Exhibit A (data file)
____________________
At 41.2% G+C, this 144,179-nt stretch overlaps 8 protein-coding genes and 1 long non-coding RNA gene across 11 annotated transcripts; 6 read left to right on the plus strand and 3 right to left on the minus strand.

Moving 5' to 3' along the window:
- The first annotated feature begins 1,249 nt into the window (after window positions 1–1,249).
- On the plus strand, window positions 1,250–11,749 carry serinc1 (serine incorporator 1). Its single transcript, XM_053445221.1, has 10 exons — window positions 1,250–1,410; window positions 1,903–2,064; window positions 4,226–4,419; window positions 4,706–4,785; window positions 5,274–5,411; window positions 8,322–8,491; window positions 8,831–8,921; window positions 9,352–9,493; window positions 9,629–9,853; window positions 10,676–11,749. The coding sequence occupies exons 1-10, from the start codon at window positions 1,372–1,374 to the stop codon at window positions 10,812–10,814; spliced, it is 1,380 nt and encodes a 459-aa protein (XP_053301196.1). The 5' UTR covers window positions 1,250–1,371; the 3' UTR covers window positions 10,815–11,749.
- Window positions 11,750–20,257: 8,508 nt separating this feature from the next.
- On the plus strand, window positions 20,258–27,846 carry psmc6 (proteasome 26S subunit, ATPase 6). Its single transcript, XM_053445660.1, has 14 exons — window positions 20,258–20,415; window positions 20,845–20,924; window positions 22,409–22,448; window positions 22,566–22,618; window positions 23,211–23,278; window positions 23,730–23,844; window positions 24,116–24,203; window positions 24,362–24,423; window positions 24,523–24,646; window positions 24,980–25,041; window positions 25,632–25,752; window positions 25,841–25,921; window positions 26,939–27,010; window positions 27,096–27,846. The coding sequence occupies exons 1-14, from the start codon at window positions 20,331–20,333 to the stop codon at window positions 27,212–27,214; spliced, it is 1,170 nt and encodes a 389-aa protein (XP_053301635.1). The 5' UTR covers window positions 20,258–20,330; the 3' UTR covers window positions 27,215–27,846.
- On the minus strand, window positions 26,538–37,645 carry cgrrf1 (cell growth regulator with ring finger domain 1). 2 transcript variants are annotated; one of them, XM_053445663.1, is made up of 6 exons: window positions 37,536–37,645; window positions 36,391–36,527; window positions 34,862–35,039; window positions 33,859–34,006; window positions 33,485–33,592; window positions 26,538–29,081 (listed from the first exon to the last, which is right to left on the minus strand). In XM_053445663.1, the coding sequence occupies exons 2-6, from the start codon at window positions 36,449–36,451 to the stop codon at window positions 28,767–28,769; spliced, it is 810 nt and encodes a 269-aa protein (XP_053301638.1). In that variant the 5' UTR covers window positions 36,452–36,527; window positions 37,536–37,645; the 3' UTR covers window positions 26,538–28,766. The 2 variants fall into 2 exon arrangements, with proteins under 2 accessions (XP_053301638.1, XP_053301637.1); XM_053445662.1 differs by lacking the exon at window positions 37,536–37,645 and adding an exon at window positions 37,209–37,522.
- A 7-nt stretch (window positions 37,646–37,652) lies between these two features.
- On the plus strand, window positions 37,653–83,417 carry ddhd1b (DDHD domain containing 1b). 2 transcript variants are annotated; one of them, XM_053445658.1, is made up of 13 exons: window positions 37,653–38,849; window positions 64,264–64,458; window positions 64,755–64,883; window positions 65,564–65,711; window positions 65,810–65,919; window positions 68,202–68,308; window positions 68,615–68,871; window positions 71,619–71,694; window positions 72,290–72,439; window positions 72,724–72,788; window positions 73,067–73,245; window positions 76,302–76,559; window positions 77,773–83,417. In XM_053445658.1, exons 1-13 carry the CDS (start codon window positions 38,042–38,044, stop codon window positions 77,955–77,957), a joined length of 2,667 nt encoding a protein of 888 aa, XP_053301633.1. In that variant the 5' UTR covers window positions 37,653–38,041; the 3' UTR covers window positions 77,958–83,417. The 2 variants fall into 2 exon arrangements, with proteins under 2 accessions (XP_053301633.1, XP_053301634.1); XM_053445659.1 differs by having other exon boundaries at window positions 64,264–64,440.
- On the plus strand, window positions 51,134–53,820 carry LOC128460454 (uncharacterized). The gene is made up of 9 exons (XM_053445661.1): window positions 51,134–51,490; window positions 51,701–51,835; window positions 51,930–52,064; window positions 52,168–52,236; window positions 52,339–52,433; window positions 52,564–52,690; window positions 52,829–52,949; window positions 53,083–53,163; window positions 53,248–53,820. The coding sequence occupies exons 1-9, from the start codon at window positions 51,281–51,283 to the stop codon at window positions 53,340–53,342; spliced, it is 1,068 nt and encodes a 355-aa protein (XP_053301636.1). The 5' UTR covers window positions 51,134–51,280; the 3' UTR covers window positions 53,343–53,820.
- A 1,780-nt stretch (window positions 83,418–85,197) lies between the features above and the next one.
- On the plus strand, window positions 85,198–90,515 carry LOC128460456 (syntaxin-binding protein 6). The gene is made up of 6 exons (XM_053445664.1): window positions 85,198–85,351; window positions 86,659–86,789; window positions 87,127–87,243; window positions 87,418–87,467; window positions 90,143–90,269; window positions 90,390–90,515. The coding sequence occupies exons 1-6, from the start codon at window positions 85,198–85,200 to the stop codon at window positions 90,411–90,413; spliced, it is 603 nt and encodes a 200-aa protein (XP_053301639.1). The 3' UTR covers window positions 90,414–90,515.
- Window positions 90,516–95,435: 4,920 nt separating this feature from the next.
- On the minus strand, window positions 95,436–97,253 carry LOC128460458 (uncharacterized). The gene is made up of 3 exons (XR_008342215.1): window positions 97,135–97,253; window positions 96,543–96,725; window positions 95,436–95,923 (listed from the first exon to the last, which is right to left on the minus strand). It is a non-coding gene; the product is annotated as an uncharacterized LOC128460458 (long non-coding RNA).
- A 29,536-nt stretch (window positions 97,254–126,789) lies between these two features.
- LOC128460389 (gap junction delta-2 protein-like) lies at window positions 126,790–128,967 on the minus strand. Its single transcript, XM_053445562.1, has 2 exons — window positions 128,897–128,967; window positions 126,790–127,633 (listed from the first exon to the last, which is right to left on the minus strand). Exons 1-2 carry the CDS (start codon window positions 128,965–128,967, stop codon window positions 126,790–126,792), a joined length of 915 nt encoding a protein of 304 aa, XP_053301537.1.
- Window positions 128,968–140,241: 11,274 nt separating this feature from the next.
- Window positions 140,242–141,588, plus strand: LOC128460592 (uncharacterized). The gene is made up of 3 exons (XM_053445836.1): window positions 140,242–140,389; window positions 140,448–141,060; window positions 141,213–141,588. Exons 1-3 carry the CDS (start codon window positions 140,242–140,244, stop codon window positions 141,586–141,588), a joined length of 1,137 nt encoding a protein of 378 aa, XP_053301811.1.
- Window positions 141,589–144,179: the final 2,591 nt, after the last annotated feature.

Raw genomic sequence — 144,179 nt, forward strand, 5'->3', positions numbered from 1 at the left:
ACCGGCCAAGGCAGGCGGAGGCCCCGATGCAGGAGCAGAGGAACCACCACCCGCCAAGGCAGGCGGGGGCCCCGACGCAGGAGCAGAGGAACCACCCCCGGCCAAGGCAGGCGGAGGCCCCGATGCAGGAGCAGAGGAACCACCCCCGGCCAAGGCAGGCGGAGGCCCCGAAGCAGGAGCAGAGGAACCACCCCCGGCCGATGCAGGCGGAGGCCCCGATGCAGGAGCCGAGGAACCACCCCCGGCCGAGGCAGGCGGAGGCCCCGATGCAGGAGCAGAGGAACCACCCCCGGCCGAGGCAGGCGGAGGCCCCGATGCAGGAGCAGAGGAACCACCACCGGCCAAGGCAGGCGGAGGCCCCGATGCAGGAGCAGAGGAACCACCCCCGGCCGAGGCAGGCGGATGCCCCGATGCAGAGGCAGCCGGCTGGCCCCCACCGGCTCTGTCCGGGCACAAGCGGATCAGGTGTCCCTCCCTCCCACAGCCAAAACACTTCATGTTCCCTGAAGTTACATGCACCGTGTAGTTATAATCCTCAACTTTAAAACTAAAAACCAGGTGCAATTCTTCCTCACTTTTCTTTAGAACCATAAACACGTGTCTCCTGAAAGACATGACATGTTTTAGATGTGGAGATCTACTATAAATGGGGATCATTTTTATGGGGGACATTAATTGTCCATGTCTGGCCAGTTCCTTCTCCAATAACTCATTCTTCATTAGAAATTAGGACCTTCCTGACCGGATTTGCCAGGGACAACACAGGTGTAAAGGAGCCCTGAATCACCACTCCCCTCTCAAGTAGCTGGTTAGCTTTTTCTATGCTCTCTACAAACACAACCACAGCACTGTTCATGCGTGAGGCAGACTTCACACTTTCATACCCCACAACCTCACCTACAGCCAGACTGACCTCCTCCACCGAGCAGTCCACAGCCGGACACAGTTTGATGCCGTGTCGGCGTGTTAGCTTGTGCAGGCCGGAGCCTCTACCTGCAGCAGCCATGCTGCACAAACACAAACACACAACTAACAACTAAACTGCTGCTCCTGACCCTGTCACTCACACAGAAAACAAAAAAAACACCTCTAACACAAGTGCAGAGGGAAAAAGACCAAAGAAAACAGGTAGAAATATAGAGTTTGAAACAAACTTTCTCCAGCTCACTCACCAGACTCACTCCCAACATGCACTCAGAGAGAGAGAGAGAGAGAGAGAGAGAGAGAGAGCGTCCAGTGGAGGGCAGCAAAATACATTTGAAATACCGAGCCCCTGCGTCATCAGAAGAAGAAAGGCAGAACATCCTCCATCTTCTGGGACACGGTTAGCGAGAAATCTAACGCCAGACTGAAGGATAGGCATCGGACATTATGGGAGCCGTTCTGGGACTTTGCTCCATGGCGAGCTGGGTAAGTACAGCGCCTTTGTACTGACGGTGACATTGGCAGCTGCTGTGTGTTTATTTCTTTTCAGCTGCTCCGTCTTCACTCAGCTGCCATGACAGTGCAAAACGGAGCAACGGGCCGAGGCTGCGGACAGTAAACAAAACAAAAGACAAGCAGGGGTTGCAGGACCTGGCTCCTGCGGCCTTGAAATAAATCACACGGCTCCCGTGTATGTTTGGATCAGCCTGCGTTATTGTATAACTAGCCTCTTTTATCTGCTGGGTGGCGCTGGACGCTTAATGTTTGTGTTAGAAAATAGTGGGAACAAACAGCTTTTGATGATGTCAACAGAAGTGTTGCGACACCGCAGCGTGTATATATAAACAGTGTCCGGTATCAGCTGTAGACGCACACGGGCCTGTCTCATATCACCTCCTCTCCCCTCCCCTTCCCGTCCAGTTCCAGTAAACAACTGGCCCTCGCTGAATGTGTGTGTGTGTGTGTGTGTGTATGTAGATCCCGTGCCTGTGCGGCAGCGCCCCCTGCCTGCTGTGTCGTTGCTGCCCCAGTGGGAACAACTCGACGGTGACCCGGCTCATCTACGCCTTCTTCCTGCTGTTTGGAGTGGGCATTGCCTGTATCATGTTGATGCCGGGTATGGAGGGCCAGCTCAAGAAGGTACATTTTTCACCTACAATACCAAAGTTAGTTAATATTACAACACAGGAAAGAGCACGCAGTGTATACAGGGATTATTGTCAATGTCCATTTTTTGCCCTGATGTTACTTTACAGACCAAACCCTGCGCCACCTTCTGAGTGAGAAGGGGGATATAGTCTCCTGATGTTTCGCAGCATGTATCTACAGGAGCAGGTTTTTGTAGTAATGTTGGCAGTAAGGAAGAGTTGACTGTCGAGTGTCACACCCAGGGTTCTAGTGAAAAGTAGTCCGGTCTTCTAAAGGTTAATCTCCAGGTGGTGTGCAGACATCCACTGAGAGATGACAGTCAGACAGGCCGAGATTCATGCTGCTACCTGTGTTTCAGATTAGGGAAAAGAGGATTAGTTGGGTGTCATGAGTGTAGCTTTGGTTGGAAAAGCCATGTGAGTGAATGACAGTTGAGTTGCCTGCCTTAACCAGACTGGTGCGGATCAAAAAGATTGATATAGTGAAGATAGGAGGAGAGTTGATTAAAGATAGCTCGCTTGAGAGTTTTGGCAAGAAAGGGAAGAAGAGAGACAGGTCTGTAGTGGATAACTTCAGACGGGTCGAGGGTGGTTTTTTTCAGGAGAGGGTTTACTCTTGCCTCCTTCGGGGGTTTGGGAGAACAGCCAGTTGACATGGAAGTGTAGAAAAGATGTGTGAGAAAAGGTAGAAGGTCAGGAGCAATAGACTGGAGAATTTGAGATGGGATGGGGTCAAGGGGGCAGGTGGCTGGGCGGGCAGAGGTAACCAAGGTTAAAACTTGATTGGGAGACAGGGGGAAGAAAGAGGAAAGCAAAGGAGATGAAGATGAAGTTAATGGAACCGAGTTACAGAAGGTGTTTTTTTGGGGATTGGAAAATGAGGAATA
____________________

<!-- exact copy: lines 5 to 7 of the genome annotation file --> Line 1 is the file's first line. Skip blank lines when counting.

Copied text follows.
- Window positions 11,750–20,257: 8,508 nt separating this feature from the next.
- On the plus strand, window positions 20,258–27,846 carry psmc6 (proteasome 26S subunit, ATPase 6). Its single transcript, XM_053445660.1, has 14 exons — window positions 20,258–20,415; window positions 20,845–20,924; window positions 22,409–22,448; window positions 22,566–22,618; window positions 23,211–23,278; window positions 23,730–23,844; window positions 24,116–24,203; window positions 24,362–24,423; window positions 24,523–24,646; window positions 24,980–25,041; window positions 25,632–25,752; window positions 25,841–25,921; window positions 26,939–27,010; window positions 27,096–27,846. The coding sequence occupies exons 1-14, from the start codon at window positions 20,331–20,333 to the stop codon at window positions 27,212–27,214; spliced, it is 1,170 nt and encodes a 389-aa protein (XP_053301635.1). The 5' UTR covers window positions 20,258–20,330; the 3' UTR covers window positions 27,215–27,846.
- On the minus strand, window positions 26,538–37,645 carry cgrrf1 (cell growth regulator with ring finger domain 1). 2 transcript variants are annotated; one of them, XM_053445663.1, is made up of 6 exons: window positions 37,536–37,645; window positions 36,391–36,527; window positions 34,862–35,039; window positions 33,859–34,006; window positions 33,485–33,592; window positions 26,538–29,081 (listed from the first exon to the last, which is right to left on the minus strand). In XM_053445663.1, the coding sequence occupies exons 2-6, from the start codon at window positions 36,449–36,451 to the stop codon at window positions 28,767–28,769; spliced, it is 810 nt and encodes a 269-aa protein (XP_053301638.1). In that variant the 5' UTR covers window positions 36,452–36,527; window positions 37,536–37,645; the 3' UTR covers window positions 26,538–28,766. The 2 variants fall into 2 exon arrangements, with proteins under 2 accessions (XP_053301638.1, XP_053301637.1); XM_053445662.1 differs by lacking the exon at window positions 37,536–37,645 and adding an exon at window positions 37,209–37,522.